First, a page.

Concerns about the health of the Juno spacecraft’s main engine have compelled NASA managers to keep the research probe in its current arcing, high-altitude orbit around Jupiter, a decision that will delay the full science return from the $1.1 billion mission but should still allow it to meet all predetermined objectives.
NASA’s Juno spacecraft made a high-speed pass less than 3,000 miles over Jupiter’s turbulent clouds Thursday, taking dozens of pictures, measuring radiation and plasma waves, and peering deep inside the planet’s atmosphere, but officials still have not cleared the orbiter’s main engine for a planned maneuver to position the probe for improved science observations.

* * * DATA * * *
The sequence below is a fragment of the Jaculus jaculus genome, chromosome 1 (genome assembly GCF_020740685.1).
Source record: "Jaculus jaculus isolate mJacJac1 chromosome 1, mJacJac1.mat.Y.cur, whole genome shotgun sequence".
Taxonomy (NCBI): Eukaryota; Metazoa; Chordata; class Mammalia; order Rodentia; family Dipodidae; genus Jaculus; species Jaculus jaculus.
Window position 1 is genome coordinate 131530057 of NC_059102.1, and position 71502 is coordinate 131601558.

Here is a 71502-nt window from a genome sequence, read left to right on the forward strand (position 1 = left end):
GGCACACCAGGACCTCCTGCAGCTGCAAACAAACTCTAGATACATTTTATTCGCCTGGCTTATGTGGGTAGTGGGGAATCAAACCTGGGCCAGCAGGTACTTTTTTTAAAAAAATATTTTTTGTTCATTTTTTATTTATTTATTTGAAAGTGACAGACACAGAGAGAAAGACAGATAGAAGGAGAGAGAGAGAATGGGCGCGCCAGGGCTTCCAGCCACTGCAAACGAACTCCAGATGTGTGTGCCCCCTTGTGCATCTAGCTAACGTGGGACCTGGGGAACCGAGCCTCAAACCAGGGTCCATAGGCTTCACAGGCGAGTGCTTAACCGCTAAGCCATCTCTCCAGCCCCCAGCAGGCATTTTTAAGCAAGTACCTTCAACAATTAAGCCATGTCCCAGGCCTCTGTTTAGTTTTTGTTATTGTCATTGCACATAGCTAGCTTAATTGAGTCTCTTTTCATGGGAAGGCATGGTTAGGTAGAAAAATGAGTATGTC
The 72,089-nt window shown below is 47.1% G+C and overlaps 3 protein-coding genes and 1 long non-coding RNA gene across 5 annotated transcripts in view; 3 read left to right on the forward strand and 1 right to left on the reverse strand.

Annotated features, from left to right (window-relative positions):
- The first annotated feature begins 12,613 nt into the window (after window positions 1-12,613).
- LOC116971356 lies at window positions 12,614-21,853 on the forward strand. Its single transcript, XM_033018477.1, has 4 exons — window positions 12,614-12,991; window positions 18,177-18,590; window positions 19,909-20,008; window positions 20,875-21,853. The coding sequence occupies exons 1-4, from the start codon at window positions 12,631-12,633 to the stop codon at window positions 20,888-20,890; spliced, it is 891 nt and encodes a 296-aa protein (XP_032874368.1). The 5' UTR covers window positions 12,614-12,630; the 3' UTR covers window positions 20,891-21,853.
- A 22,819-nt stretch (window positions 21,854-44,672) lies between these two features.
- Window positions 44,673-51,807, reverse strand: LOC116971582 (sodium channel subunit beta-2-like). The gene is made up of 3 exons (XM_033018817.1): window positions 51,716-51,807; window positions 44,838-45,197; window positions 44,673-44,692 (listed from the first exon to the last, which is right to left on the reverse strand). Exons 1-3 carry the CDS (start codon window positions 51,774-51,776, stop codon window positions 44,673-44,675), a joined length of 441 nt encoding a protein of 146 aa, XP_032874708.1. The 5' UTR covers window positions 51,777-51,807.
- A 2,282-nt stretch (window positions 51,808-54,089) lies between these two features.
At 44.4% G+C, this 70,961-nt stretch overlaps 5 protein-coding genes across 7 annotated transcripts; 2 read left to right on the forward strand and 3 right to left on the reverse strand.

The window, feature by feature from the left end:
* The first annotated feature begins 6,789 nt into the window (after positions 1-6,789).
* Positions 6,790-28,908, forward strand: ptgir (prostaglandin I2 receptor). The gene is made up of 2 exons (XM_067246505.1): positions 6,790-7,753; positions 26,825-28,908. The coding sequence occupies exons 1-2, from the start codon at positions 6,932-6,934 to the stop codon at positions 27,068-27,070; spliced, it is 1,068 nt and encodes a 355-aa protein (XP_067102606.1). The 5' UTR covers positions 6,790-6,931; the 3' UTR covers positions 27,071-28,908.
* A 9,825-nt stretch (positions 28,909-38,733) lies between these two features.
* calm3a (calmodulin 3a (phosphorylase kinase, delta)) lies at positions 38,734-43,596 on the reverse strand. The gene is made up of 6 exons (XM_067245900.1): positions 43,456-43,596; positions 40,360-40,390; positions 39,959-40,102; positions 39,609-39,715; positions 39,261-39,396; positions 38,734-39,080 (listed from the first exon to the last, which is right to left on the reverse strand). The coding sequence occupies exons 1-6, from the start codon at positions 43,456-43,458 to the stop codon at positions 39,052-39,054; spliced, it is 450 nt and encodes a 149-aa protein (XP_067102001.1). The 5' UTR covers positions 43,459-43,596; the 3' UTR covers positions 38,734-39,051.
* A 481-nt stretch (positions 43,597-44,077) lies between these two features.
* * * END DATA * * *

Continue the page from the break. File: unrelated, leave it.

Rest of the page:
“We’re made of star stuff,” astronomer Carl Sagan famously said. Nuclear reactions that happened in ancient stars generated much of the material that makes up our bodies, our planet and our solar system. When stars explode in violent deaths called supernovae, those newly formed elements escape and spread out in the universe.